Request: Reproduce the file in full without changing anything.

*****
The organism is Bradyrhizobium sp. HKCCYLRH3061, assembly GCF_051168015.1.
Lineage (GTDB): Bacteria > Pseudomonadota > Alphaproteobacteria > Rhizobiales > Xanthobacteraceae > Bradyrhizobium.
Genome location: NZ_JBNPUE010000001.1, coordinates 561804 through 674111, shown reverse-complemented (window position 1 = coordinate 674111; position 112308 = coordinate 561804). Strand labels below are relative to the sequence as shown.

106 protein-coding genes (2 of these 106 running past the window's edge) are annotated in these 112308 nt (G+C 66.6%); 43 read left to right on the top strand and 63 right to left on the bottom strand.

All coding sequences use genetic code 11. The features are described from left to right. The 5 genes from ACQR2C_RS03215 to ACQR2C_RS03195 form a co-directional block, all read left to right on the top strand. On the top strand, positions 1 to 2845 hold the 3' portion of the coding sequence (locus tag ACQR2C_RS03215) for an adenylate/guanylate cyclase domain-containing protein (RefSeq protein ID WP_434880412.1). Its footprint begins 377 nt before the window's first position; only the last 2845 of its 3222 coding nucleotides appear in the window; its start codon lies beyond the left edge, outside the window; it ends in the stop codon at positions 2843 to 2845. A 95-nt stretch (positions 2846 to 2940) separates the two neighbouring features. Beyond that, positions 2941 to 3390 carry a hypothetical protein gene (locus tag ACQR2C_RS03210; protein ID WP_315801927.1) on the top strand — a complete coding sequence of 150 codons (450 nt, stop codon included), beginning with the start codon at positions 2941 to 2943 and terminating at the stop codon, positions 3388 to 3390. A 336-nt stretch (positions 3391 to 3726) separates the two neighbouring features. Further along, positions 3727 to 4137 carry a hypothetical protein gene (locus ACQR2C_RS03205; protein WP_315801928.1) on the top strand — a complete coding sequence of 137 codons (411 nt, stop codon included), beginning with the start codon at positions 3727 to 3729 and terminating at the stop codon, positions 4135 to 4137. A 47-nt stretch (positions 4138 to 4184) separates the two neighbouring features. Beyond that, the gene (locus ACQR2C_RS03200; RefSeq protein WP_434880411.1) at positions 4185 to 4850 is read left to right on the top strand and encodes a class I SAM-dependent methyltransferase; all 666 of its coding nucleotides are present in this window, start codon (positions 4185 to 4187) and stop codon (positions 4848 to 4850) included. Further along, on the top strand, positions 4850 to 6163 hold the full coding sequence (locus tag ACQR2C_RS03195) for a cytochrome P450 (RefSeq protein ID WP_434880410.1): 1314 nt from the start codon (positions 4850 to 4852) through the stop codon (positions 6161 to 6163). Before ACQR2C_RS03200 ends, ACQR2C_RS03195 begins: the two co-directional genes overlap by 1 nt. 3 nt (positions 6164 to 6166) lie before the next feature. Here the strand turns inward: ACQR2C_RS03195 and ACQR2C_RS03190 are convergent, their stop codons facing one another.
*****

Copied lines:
The organism is Bradyrhizobium sp. HKCCYLRH3061, assembly GCF_051168015.1.
Lineage (GTDB): Bacteria > Pseudomonadota > Alphaproteobacteria > Rhizobiales > Xanthobacteraceae > Bradyrhizobium.
Genome location: NZ_JBNPUE010000001.1, coordinates 561804 through 674111, shown reverse-complemented (window position 1 = coordinate 674111; position 112308 = coordinate 561804). Strand labels below are relative to the sequence as shown.

106 protein-coding genes (2 of these 106 running past the window's edge) are annotated in these 112308 nt (G+C 66.6%); 43 read left to right on the top strand and 63 right to left on the bottom strand.

All coding sequences use genetic code 11. The features are described from left to right. The 5 genes from ACQR2C_RS03215 to ACQR2C_RS03195 form a co-directional block, all read left to right on the top strand. On the top strand, positions 1 to 2845 hold the 3' portion of the coding sequence (locus tag ACQR2C_RS03215) for an adenylate/guanylate cyclase domain-containing protein (RefSeq protein ID WP_434880412.1). Its footprint begins 377 nt before the window's first position; only the last 2845 of its 3222 coding nucleotides appear in the window; its start codon lies beyond the left edge, outside the window; it ends in the stop codon at positions 2843 to 2845. A 95-nt stretch (positions 2846 to 2940) separates the two neighbouring features. Beyond that, positions 2941 to 3390 carry a hypothetical protein gene (locus tag ACQR2C_RS03210; protein ID WP_315801927.1) on the top strand — a complete coding sequence of 150 codons (450 nt, stop codon included), beginning with the start codon at positions 2941 to 2943 and terminating at the stop codon, positions 3388 to 3390. A 336-nt stretch (positions 3391 to 3726) separates the two neighbouring features. Further along, positions 3727 to 4137 carry a hypothetical protein gene (locus ACQR2C_RS03205; protein WP_315801928.1) on the top strand — a complete coding sequence of 137 codons (411 nt, stop codon included), beginning with the start codon at positions 3727 to 3729 and terminating at the stop codon, positions 4135 to 4137. A 47-nt stretch (positions 4138 to 4184) separates the two neighbouring features. Beyond that, the gene (locus ACQR2C_RS03200; RefSeq protein WP_434880411.1) at positions 4185 to 4850 is read left to right on the top strand and encodes a class I SAM-dependent methyltransferase; all 666 of its coding nucleotides are present in this window, start codon (positions 4185 to 4187) and stop codon (positions 4848 to 4850) included. Further along, on the top strand, positions 4850 to 6163 hold the full coding sequence (locus tag ACQR2C_RS03195) for a cytochrome P450 (RefSeq protein ID WP_434880410.1): 1314 nt from the start codon (positions 4850 to 4852) through the stop codon (positions 6161 to 6163). Before ACQR2C_RS03200 ends, ACQR2C_RS03195 begins: the two co-directional genes overlap by 1 nt. 3 nt (positions 6164 to 6166) lie before the next feature. Here the strand turns inward: ACQR2C_RS03195 and ACQR2C_RS03190 are convergent, their stop codons facing one another.